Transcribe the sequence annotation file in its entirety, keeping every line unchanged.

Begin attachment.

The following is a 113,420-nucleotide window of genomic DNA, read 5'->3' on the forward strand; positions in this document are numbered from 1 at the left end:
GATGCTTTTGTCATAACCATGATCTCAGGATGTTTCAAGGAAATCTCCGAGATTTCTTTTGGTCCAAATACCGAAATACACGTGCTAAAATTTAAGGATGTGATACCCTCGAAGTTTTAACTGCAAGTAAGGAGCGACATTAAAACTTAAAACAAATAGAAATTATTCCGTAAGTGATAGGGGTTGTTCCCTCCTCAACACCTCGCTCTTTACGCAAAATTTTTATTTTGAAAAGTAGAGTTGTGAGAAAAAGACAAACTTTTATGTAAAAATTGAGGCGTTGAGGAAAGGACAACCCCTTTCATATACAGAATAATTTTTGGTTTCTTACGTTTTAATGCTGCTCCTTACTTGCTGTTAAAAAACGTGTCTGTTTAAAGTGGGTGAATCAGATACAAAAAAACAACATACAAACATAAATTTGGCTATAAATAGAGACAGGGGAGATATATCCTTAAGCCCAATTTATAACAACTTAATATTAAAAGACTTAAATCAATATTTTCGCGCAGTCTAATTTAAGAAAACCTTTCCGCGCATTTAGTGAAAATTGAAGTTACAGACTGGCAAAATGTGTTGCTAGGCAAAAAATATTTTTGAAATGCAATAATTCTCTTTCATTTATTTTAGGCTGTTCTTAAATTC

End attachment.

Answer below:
The following is a 113,420-nucleotide window of genomic DNA, read 5'->3' on the forward strand; positions in this document are numbered from 1 at the left end:
GATGCTTTTGTCATAACCATGATCTCAGGATGTTTCAAGGAAATCTCCGAGATTTCTTTTGGTCCAAATACCGAAATACACGTGCTAAAATTTAAGGATGTGATACCCTCGAAGTTTTAACTGCAAGTAAGGAGCGACATTAAAACTTAAAACAAATAGAAATTATTCCGTAAGTGATAGGGGTTGTTCCCTCCTCAACACCTCGCTCTTTACGCAAAATTTTTATTTTGAAAAGTAGAGTTGTGAGAAAAAGACAAACTTTTATGTAAAAATTGAGGCGTTGAGGAAAGGACAACCCCTTTCATATACAGAATAATTTTTGGTTTCTTACGTTTTAATGCTGCTCCTTACTTGCTGTTAAAAAACGTGTCTGTTTAAAGTGGGTGAATCAGATACAAAAAAACAACATACAAACATAAATTTGGCTATAAATAGAGACAGGGGAGATATATCCTTAAGCCCAATTTATAACAACTTAATATTAAAAGACTTAAATCAATATTTTCGCGCAGTCTAATTTAAGAAAACCTTTCCGCGCATTTAGTGAAAATTGAAGTTACAGACTGGCAAAATGTGTTGCTAGGCAAAAAATATTTTTGAAATGCAATAATTCTCTTTCATTTATTTTAGGCTGTTCTTAAATTC